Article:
To West Germans it was Kontrollpunkt Helmstedt, to East Germans, Grenzübergangsstelle Marienborn, but outside Germany, the inner German border crossing point was most commonly referred to by the name given to it by the Allied powers, Checkpoint Alpha.
Note: While Checkpoint Alpha was only officially the name of the West German checkpoint at Helmstedt, for the sake of simplicity I will use the term to refer to the border crossing Helmstedt-Marienborn as a whole.
The checkpoint marked the beginning or end of a 170km (110 mile) drive along a walled or fenced motorway through East Germany with no available exits for travellers between West Germany and West Berlin or vice versa.
Having spoken to German friends about journeys along the transit road I think the following quote from Philip Hensher’s Berlin novel, Pleasured sums up what was an unpleasant and unsettling experience.
…it was a frightening road. The temporary blocks on the road surface, laid coarsely next to each other, made the car thud with the regularity of a muffled ticking clock, not soporifically, but angrily.
The bumpy ride and claustrophobic route weren’t the end of the ordeal though. Crossing inspections were nerve-racking affairs even for those who knew that they had done nothing wrong. Border guards could be painstakingly thorough in their searches, which meant long waits and sometimes a car being taken to pieces (and possibly left that way).
The first Allied control point at Helmstedt was opened on 1 July 1945 between the British and Soviet zones. An expanded control area was built by East Germany in 1972 on a 35-hectare site near Marienborn. Around 1,000 people worked here – passport control and custom officers, East German border troops and civilian employees.
45 years after it first opened, the border crossing officially ceased controls when the social and economic systems of East and West Germany were united on 1 July 1990.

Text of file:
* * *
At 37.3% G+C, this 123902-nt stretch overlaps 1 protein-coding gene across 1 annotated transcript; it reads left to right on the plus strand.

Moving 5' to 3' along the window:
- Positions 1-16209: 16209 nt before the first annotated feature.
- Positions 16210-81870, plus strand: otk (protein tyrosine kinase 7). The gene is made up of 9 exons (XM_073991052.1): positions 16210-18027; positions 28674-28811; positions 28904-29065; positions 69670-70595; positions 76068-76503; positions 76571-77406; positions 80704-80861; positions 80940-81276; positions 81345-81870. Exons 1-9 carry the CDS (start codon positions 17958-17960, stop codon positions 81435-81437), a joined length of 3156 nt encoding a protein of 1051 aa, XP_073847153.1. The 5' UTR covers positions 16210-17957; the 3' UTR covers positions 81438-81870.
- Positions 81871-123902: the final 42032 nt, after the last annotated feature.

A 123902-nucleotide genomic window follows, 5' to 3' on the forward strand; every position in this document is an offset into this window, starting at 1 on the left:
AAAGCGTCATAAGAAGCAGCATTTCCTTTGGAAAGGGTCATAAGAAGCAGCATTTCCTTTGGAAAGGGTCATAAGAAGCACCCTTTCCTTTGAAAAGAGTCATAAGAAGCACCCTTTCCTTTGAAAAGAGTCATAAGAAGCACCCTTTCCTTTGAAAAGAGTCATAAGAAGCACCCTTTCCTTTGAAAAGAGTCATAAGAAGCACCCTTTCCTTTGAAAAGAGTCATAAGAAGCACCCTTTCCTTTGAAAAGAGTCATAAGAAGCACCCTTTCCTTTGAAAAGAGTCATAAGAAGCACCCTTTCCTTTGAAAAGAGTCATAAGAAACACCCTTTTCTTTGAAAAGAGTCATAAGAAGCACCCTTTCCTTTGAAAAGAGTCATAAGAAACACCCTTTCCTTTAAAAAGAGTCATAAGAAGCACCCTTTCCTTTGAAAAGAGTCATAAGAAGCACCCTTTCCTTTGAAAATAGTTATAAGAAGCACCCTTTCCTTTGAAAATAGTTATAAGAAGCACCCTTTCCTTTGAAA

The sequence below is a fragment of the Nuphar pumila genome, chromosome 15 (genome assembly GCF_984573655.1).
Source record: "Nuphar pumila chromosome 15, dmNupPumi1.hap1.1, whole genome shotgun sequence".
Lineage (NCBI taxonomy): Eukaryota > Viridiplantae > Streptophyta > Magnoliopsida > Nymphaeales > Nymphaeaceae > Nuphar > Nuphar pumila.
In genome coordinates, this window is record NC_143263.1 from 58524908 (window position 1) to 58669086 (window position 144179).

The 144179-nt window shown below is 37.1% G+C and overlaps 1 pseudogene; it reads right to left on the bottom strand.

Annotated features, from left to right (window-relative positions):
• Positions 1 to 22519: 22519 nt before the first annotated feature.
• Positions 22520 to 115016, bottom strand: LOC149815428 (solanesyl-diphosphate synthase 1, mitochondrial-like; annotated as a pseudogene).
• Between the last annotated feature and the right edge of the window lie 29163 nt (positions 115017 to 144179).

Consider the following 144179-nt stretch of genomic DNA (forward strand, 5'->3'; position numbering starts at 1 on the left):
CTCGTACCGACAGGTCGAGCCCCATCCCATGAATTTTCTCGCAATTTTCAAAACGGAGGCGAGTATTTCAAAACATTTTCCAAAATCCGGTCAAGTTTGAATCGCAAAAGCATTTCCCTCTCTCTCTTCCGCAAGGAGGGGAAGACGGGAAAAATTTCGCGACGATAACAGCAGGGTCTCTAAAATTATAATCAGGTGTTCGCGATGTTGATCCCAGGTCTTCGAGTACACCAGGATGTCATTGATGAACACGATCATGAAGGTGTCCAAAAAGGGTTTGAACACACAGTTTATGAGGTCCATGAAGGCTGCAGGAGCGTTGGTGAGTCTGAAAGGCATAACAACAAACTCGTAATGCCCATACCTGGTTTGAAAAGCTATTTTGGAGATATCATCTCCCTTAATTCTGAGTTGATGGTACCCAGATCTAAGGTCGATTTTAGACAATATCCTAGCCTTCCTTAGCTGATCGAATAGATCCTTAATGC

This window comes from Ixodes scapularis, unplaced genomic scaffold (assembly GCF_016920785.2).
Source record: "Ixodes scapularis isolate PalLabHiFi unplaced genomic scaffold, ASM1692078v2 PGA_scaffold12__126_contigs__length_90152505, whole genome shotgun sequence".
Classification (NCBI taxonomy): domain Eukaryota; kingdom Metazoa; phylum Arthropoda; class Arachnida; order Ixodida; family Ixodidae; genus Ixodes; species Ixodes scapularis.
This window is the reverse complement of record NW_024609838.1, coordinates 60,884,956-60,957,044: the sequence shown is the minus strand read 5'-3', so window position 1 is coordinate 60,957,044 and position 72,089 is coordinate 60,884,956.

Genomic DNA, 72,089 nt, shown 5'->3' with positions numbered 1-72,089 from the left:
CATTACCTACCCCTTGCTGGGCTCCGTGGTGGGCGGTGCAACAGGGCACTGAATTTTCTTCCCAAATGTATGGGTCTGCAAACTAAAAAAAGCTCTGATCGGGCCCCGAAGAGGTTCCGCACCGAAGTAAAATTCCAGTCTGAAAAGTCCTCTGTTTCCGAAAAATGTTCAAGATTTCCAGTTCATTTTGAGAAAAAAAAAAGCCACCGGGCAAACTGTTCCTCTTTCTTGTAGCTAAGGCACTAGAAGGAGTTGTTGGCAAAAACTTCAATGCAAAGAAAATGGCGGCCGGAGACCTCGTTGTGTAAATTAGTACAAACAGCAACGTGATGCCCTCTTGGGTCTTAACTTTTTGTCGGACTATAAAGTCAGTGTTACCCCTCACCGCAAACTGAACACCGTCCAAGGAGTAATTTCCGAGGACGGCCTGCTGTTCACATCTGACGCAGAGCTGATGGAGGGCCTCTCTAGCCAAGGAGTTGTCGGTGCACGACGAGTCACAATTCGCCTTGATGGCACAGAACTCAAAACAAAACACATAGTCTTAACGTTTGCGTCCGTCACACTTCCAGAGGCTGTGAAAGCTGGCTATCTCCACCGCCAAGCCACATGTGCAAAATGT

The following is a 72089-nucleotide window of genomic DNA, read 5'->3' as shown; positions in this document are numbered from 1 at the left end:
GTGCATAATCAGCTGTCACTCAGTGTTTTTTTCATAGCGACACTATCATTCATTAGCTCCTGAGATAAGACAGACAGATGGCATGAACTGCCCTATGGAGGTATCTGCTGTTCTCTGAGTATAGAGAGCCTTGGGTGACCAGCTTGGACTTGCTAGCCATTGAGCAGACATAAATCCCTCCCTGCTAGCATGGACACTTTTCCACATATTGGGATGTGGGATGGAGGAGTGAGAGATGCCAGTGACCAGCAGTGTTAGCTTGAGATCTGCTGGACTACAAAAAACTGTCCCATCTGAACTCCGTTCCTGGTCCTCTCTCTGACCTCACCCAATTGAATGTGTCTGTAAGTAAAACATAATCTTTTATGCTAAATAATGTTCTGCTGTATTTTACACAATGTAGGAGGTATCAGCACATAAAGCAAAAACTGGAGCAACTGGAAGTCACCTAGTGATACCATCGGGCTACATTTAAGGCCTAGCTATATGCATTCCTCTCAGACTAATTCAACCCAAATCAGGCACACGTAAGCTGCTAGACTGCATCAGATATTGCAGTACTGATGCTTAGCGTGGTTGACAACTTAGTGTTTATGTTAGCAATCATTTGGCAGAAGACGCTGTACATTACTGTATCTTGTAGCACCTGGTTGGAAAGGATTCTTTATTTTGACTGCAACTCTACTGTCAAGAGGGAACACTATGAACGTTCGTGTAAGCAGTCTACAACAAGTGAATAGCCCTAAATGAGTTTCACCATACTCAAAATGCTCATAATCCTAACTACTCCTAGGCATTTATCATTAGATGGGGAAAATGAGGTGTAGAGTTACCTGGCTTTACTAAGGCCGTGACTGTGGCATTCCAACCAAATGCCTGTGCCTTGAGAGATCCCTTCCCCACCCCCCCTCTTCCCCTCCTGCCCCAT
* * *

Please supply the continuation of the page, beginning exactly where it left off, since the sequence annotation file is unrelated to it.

The Memorial to the Division of Germany in Marienborn (Gedenkstätte Deutsche Teilung Marienborn) was opened on the site of the former East German control point at Checkpoint Alpha in 1996. It is intended as a place of remembrance and education.
The former main office building now houses a permanent exhibition – The GDR Marienborn Border Crossing: Bulwark, Eye of the Needle, Seismograph – made up of film and photo exhibits, documents and objects of interest.
There is another exhibition, Customs of the GDR, which focuses on the technical process for customs checks at the border crossing, in the former customs control area.
Additional points of interest include the car entry area and passport control, the control tower and the inspection garage.
The Grenzdenkmal Hötensbleben – a 350m long border memorial 18km to the south – was incorporated into the Gedenkstätte Deutsche Teilung Marienborn in 2004 (more on that in a future post).
The checkpoint at Helmstedt-Marienborn, along with its counterparts in Berlin, Checkoint Bravo at Dreilinden and Checkpoint Charlie on Friedrichstrasse, was one of the most important border crossings of the Cold War.
The Memorial to the Division of Germany in Marienborn at the former Checkpoint Alpha is open Tuesday to Sunday 10:00 to 17:00 (check the website for current opening hours) and presents a valuable reminder of the infrastructure that was required to control history’s most notorious border.